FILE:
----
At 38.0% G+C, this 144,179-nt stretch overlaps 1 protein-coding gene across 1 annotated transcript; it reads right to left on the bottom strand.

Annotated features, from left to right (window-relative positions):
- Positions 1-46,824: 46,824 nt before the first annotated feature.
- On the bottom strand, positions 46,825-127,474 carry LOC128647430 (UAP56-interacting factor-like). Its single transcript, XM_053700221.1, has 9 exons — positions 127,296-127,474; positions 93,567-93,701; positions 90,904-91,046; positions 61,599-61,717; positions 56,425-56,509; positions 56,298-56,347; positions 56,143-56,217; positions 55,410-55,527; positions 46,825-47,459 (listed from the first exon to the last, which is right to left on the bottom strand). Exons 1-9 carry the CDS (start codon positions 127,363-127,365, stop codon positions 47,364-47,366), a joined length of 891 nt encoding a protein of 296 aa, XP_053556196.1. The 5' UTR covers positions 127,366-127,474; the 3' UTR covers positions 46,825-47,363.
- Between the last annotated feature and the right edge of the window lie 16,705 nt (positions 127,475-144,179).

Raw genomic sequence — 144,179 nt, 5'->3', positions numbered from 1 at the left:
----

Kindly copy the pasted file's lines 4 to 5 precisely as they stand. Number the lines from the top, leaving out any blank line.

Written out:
- On the bottom strand, positions 46,825-127,474 carry LOC128647430 (UAP56-interacting factor-like). Its single transcript, XM_053700221.1, has 9 exons — positions 127,296-127,474; positions 93,567-93,701; positions 90,904-91,046; positions 61,599-61,717; positions 56,425-56,509; positions 56,298-56,347; positions 56,143-56,217; positions 55,410-55,527; positions 46,825-47,459 (listed from the first exon to the last, which is right to left on the bottom strand). Exons 1-9 carry the CDS (start codon positions 127,363-127,365, stop codon positions 47,364-47,366), a joined length of 891 nt encoding a protein of 296 aa, XP_053556196.1. The 5' UTR covers positions 127,366-127,474; the 3' UTR covers positions 46,825-47,363.
- Between the last annotated feature and the right edge of the window lie 16,705 nt (positions 127,475-144,179).